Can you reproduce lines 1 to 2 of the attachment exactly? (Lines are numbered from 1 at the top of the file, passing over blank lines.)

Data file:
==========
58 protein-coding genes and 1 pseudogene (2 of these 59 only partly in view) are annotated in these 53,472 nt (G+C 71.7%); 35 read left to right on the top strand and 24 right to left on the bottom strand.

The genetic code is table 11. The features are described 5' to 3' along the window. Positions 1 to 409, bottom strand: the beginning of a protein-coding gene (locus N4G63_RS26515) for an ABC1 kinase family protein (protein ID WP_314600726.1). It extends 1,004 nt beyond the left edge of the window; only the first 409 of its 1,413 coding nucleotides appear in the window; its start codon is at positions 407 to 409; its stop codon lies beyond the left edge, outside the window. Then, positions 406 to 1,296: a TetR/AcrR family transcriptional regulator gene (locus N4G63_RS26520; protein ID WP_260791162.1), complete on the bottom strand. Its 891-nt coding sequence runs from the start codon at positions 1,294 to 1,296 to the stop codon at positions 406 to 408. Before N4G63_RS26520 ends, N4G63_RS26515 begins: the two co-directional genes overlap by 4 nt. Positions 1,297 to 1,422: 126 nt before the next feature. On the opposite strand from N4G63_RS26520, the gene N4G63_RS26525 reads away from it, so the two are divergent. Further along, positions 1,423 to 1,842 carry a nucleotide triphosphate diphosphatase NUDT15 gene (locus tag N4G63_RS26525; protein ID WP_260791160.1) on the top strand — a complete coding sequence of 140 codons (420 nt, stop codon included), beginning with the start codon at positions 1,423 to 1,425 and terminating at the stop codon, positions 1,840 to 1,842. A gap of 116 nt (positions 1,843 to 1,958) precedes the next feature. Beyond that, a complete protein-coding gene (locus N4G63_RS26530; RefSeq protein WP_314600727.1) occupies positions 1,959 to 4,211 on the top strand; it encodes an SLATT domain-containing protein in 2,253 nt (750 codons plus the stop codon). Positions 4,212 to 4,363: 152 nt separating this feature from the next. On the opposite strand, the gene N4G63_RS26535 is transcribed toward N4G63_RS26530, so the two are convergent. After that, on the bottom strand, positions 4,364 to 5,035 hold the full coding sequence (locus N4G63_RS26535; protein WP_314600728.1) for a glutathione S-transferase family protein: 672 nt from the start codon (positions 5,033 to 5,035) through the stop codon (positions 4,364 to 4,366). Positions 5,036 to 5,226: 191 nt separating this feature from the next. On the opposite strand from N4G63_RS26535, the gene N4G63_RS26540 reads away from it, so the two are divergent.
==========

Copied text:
58 protein-coding genes and 1 pseudogene (2 of these 59 only partly in view) are annotated in these 53,472 nt (G+C 71.7%); 35 read left to right on the top strand and 24 right to left on the bottom strand.

The genetic code is table 11. The features are described 5' to 3' along the window. Positions 1 to 409, bottom strand: the beginning of a protein-coding gene (locus N4G63_RS26515) for an ABC1 kinase family protein (protein ID WP_314600726.1). It extends 1,004 nt beyond the left edge of the window; only the first 409 of its 1,413 coding nucleotides appear in the window; its start codon is at positions 407 to 409; its stop codon lies beyond the left edge, outside the window. Then, positions 406 to 1,296: a TetR/AcrR family transcriptional regulator gene (locus N4G63_RS26520; protein ID WP_260791162.1), complete on the bottom strand. Its 891-nt coding sequence runs from the start codon at positions 1,294 to 1,296 to the stop codon at positions 406 to 408. Before N4G63_RS26520 ends, N4G63_RS26515 begins: the two co-directional genes overlap by 4 nt. Positions 1,297 to 1,422: 126 nt before the next feature. On the opposite strand from N4G63_RS26520, the gene N4G63_RS26525 reads away from it, so the two are divergent. Further along, positions 1,423 to 1,842 carry a nucleotide triphosphate diphosphatase NUDT15 gene (locus tag N4G63_RS26525; protein ID WP_260791160.1) on the top strand — a complete coding sequence of 140 codons (420 nt, stop codon included), beginning with the start codon at positions 1,423 to 1,425 and terminating at the stop codon, positions 1,840 to 1,842. A gap of 116 nt (positions 1,843 to 1,958) precedes the next feature. Beyond that, a complete protein-coding gene (locus N4G63_RS26530; RefSeq protein WP_314600727.1) occupies positions 1,959 to 4,211 on the top strand; it encodes an SLATT domain-containing protein in 2,253 nt (750 codons plus the stop codon). Positions 4,212 to 4,363: 152 nt separating this feature from the next. On the opposite strand, the gene N4G63_RS26535 is transcribed toward N4G63_RS26530, so the two are convergent. After that, on the bottom strand, positions 4,364 to 5,035 hold the full coding sequence (locus N4G63_RS26535; protein WP_314600728.1) for a glutathione S-transferase family protein: 672 nt from the start codon (positions 5,033 to 5,035) through the stop codon (positions 4,364 to 4,366). Positions 5,036 to 5,226: 191 nt separating this feature from the next. On the opposite strand from N4G63_RS26535, the gene N4G63_RS26540 reads away from it, so the two are divergent.